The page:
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Modelling and Identifying Central Banks' Preferences

  • Favero, Carlo A.
  • Rovelli, Riccardo

We propose an approach to identify independently the parameters describing the structure of the economy from those describing central bank preferences. We first estimate a parsimonious structural model for US inflation, US output-gap and the world commodity price index. We then proceed to the identification of central bank preferences by estimating by GMM the Euler equations for the solution of the intertemporal optimization problem relevant to the central bank. The empirical analysis of the structural model shows that the persistency of real interest rates effects on aggregate demand is sufficient to generate an autoregressive structure in any interest rate rule. From estimation of the Euler equations, we infer that strict inflation targeting together with real interest rate smoothing delivers an optimal policy rule capable of replicating the observed path of real interest rates over the sample 1983:1 - 1998:3. Our empirical findings imply that the output gap enters into the optimal interest rate rule only as a leading indicator of future inflation, and we reject the hypothesis that output stabilization is an independent argument in the loss of function of the Fed.

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Paper provided by C.E.P.R. Discussion Papers in its series CEPR Discussion Papers with number 2178.

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Date of creation: Jun 1999
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Handle: RePEc:cpr:ceprdp:2178
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  1. Rudebusch, Glenn D & Svensson, Lars E O, 1998. "Policy Rules for Inflation Targeting," CEPR Discussion Papers 1999, C.E.P.R. Discussion Papers.
  2. Lars E O Svensson, 1996. "Inflation Forecast Targeting: Implementing and Monitoring Inflation Targets," Bank of England working papers 56, Bank of England.
  3. Ben S. Bernanke & Ilian Mihov, 1995. "Measuring monetary policy," Working Papers in Applied Economic Theory 95-09, Federal Reserve Bank of San Francisco.
  4. Barro, Robert J & Gordon, David B, 1983. "A Positive Theory of Monetary Policy in a Natural Rate Model," Journal of Political Economy, University of Chicago Press, vol. 91(4), pages 589-610, August.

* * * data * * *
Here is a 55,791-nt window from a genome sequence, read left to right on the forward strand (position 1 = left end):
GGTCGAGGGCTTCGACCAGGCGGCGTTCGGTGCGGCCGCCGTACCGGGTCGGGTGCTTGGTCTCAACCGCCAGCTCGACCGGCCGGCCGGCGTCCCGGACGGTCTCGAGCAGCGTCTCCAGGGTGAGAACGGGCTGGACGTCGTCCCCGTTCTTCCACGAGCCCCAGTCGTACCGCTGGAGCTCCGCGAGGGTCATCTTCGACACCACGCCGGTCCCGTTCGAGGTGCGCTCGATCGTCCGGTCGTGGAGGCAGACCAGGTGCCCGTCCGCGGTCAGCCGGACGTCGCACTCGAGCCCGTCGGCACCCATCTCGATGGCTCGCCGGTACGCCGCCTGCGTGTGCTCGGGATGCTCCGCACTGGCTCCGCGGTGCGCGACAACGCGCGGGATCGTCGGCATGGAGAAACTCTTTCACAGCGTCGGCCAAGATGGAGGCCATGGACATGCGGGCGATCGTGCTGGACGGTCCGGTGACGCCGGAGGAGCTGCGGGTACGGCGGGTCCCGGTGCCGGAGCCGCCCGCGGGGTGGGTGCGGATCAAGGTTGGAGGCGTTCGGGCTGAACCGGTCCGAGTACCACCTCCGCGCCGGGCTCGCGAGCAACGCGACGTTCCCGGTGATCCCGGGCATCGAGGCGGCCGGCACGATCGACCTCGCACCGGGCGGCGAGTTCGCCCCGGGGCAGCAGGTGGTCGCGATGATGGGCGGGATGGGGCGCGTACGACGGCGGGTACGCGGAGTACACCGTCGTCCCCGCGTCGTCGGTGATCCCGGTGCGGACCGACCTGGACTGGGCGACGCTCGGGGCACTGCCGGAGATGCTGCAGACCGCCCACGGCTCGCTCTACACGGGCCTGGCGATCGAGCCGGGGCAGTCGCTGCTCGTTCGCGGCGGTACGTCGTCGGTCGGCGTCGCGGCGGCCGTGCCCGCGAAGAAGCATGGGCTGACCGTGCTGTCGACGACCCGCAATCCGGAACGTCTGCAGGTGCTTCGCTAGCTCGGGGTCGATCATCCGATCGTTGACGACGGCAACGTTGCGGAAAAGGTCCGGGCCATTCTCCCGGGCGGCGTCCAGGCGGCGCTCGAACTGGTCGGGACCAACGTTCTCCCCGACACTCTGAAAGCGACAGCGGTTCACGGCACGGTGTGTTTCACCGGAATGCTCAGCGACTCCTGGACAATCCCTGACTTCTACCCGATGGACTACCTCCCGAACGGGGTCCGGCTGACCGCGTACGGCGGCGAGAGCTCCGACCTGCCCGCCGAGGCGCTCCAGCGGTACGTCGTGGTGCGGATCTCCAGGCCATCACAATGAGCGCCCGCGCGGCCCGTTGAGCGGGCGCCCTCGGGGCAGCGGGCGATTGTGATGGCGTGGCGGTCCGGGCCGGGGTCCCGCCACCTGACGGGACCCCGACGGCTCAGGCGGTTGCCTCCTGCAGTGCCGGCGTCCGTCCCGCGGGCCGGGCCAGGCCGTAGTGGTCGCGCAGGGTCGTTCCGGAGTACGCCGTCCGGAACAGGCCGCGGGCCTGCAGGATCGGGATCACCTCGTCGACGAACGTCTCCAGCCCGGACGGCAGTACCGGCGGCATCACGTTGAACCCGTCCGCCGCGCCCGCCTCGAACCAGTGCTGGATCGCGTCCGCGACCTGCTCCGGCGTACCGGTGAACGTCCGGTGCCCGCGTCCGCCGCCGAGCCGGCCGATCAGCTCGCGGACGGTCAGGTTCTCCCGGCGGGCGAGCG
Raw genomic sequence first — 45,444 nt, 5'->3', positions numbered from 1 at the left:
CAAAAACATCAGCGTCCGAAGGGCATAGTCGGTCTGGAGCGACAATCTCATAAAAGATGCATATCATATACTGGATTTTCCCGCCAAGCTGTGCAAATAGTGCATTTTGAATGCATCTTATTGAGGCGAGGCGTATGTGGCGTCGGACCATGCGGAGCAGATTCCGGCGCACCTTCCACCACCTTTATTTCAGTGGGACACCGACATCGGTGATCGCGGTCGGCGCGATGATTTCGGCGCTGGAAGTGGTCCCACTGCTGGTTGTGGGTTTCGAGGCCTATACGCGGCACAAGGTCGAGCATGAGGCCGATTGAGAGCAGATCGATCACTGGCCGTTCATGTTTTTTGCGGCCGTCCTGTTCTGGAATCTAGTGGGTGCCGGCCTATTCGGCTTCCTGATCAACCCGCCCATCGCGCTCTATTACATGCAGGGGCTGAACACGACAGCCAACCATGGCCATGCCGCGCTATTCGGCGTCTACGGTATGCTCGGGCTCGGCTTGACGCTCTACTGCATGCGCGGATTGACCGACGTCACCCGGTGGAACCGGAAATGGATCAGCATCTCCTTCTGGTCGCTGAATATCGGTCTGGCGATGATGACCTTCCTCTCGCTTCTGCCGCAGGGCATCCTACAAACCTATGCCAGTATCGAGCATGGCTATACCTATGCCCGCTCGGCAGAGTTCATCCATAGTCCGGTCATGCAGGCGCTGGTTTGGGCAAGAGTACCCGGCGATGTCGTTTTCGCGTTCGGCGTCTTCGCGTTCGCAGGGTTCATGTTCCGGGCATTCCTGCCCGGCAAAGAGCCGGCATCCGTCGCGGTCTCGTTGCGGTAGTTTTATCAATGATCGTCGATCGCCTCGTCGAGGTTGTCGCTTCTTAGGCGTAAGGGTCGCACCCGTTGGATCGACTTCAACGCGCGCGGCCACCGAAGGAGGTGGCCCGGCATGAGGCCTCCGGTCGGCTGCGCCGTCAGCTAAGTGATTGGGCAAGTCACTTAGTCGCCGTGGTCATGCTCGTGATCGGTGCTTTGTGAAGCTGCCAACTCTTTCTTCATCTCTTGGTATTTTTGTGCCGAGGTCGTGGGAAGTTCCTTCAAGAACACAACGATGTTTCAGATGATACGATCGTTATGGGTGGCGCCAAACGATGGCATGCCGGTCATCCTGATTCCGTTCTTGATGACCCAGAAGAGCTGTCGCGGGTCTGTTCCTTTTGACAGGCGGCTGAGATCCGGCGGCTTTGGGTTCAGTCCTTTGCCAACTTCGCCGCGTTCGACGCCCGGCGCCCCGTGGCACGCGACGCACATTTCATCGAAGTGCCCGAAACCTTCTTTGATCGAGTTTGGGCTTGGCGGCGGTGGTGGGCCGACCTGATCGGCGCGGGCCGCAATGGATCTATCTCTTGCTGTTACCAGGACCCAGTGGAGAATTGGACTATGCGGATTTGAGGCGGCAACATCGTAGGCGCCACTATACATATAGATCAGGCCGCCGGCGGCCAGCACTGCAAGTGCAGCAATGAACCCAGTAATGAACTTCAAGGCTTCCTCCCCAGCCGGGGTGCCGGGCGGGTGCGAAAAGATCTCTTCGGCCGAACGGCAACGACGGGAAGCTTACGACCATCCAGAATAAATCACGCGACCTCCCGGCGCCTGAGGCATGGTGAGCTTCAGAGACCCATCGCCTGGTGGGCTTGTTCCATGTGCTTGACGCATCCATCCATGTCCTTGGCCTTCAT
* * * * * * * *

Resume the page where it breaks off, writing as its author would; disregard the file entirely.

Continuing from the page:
5. Svensson, Lars, 1999. "Does the P* Model provide Any Rationale for Monetary Targeting?," Seminar Papers 671, Stockholm University, Institute for International Economic Studies.
  6. Richard Clarida & Jordi Gali & Mark Gertler, 1998. "Monetary Policy Rules and Macroeconomic Stability: Evidence and Some Theory," NBER Working Papers 6442, National Bureau of Economic Research, Inc.
  7. Cecchetti, Stephen G & McConnell, Margaret M & Perez-Quiros, Gabriel, 2002. "Policymakers' Revealed Preferences and the Output-Inflation Variability Trade-Off: Implications for the European System of Central Banks," Manchester School, University of Manchester, vol. 70(4), pages 596-618, Special I.
  8. Christiano, Lawrence J. & Eichenbaum, Martin & Evans, Charles L., 1999. "Monetary policy shocks: What have we learned and to what end?," Handbook of Macroeconomics, in: J. B. Taylor & M. Woodford (ed.), Handbook of Macroeconomics, edition 1, volume 1, chapter 2, pages 65-148 Elsevier.
  9. Clarida, Richard & Gali, Jordi & Gertler, Mark, 1998. "Monetary policy rules in practice Some international evidence," European Economic Review, Elsevier, vol. 42(6), pages 1033-1067, June.
  10. Richard H. Clarida & Mark Gertler, 1997. "How the Bundesbank Conducts Monetary Policy," NBER Chapters, in: Reducing Inflation: Motivation and Strategy, pages 363-412 National Bureau of Economic Research, Inc.
  11. Glenn D. Rudebusch, 2001. "Is The Fed Too Timid? Monetary Policy In An Uncertain World," The Review of Economics and Statistics, MIT Press, vol. 83(2), pages 203-217, May.
  12. Lucas, Robert Jr, 1976. "Econometric policy evaluation: A critique," Carnegie-Rochester Conference Series on Public Policy, Elsevier, vol. 1(1), pages 19-46, January.
  13. Brian Sack, 1998. "Does the Fed act gradually? a VAR analysis," Finance and Economics Discussion Series 1998-17, Board of Governors of the Federal Reserve System (U.S.).
  14. Marvin Goodfriend & Robert G. King, 1998. "The new neoclassical synthesis and the role of monetary policy," Working Paper 98-05, Federal Reserve Bank of Richmond.
  15. Goodfriend, Marvin, 1987. "Interest rate smoothing and price level trend-stationarity," Journal of Monetary Economics, Elsevier, vol. 19(3), pages 335-348, May.
  16. John B. Taylor, 1996. "How should monetary policy respond to shocks while maintaining long-run price stability? Conceptual issues," Proceedings - Economic Policy Symposium - Jackson Hole, Federal Reserve Bank of Kansas City, pages 181-195.
  17. Taylor, John B., 1993. "Discretion versus policy rules in practice," Carnegie-Rochester Conference Series on Public Policy, Elsevier, vol. 39(1), pages 195-214, December.
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